British 10k – Running for Charity

IMG_4669This Sunday my colleagues and I will be racing the British 10k in support of Macmillan Cancer Support. A group of us at work have been training since May in preparation for the event.

In previous years, we’d often sign up for 5k charity runs. This year we decided to double our distance! For many in the group, this will be the longest distance they’ve ever run.

I felt slightly responsible for convincing my colleagues to race a 10k so I started a run club at work to get everyone trained up for the race! We train every Monday and it has been amazing seeing individuals improve. I used to coach novice and corporate rowers in University and I forgot how good it feels to pass on knowledge and help others work towards their fitness goals.

We train in a park near work where we are surrounded by green – a good reminder of why we’re doing all this hard work: Macmillan.

With work, training, the blog and MBA Run Club my time often feels stretched… I created the run club as my contribution to the 10k challenge.

If you’d like to support all our efforts and donate towards Macmillan Cancer Support, you can do so at our Just Giving page. All donations gratefully received.

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A Beginner’s Guide to Wetsuit Shopping

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Now that the swim session my coach runs every Tuesday has moved to an outdoor lido, I have no other choice but to purchase a wetsuit for training and racing in. I knew I’d have to buy one eventually but I kept putting it off because it was all a bit overwhelming…

I borrowed a wetsuit in meantime and quickly came to realise that a well fit wetsuit in the swim lag of a triathlon is like the bike you need for cycling – it’s a necessity of the sport, not a ‘nice to have’.

In an effort to feel prepared for my upcoming race, I started searching online; checking out deals on Wiggle, Chain Reaction and Planet X.

I found it really difficult shopping for a wetsuit… I didn’t know how it should fit, what the difference of a £100.00 wetsuit vs a £400.00 wetsuit was, and I wasn’t familiar with all the swim jargon.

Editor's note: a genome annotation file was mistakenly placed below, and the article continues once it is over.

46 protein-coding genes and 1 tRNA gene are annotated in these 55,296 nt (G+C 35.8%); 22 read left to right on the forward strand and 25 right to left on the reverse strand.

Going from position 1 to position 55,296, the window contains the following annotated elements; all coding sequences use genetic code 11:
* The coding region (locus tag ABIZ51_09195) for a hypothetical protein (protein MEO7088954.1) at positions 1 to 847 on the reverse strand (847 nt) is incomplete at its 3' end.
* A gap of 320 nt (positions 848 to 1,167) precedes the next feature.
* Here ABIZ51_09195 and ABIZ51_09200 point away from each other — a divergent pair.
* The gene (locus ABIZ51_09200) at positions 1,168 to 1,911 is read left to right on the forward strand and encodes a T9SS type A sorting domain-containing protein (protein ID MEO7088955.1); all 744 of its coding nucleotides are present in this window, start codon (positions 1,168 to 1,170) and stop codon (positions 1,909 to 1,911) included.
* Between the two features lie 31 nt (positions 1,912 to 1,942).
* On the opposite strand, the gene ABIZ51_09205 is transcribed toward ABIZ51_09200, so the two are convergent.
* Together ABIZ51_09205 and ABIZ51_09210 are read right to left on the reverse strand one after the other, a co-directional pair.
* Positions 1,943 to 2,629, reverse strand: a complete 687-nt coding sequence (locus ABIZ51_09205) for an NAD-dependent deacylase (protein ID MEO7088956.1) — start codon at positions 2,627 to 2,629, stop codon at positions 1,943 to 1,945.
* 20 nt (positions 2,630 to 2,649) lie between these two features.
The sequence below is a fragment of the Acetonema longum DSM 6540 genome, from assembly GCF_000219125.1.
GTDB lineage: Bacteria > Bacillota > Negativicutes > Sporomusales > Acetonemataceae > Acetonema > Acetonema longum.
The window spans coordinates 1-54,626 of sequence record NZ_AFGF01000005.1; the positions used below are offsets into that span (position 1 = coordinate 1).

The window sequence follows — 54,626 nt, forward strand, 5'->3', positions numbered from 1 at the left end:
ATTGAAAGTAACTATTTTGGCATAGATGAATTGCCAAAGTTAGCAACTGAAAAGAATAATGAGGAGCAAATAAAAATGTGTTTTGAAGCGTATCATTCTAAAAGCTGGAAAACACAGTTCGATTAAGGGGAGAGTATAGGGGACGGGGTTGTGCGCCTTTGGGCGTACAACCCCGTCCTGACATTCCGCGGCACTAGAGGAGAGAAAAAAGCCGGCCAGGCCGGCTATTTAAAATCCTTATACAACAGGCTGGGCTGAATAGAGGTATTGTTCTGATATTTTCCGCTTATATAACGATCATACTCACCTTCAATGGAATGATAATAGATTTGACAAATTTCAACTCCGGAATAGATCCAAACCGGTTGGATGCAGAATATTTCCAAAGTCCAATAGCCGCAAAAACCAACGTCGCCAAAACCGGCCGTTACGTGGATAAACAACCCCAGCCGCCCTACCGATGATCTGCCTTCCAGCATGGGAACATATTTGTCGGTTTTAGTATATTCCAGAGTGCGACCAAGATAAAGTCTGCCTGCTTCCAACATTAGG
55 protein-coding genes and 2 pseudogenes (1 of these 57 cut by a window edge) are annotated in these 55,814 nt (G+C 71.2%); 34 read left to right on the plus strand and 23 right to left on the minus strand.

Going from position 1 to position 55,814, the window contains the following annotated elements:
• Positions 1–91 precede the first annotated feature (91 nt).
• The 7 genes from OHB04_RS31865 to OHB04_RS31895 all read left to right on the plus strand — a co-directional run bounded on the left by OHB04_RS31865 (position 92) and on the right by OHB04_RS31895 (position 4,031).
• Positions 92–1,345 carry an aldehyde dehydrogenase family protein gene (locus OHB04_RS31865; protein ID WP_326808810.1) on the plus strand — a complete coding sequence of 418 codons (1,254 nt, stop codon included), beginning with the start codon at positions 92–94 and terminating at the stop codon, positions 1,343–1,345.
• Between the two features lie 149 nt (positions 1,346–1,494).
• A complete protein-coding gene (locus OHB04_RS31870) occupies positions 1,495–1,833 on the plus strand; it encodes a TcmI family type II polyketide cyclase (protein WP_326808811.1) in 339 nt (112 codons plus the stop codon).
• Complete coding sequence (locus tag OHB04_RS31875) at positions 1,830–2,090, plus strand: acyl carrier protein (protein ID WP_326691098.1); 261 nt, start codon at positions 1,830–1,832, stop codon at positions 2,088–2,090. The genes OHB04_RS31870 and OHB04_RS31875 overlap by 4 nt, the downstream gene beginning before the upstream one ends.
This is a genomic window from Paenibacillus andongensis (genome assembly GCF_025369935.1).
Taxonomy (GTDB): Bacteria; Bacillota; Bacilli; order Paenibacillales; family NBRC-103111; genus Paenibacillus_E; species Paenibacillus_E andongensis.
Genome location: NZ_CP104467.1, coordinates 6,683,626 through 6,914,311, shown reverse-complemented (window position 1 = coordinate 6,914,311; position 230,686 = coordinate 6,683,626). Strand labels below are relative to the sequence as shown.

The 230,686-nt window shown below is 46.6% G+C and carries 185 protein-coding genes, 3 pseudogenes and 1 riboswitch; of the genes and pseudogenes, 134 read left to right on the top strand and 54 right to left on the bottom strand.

Here is what I learned about choosing a wetsuit that is right for you… from one beginner to another!

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Everyone should own a foam roller… and use it

One of my goals this year is to stretch more…

But stretching alone isn’t always enough to release muscles tightness. This is why my goal has evolved into foam rolling 2-3 times a week as well.

Stretch

After this weekend’s race – foam rolling was/ is my total saviour. I raced the London ITU Sprint Triathlon in Hyde Park and it really took a toll on my body. My energy levels feel low and I’ve been really stiff and uncomfortable this week. My muscles have finally started to loosen up now which I will attribute to 1) drinking lots of water and eating lots of nutrient filled foods 2) taking a couple rest days directly after the race 3) swimming on Tuesday which got my muscles moving again (could also be called an impromptu ice bath because it was so cold!) and 4) stretching and foam rolling.

You don’t have to feel stiff and uncomfortable to foam roll however. Rolling out your muscles is a great activity which benefits all lifestyles…

Here’s some info about what it is, what it does and why you should give it a try!

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Dealing with pre-race Jitters

Berlin Half Marathon - Dan and I at start line

You’d think that after 7 years of competitive racing, the pre-race jitters would begin to disappear, eh? Well, sorry to tell you that this is so NOT the case… What I have learned though, is how to turn those jitters into excitement and drive… rather than negative thoughts like doubt and fear (which jitters can easily turn into if you’re not careful!).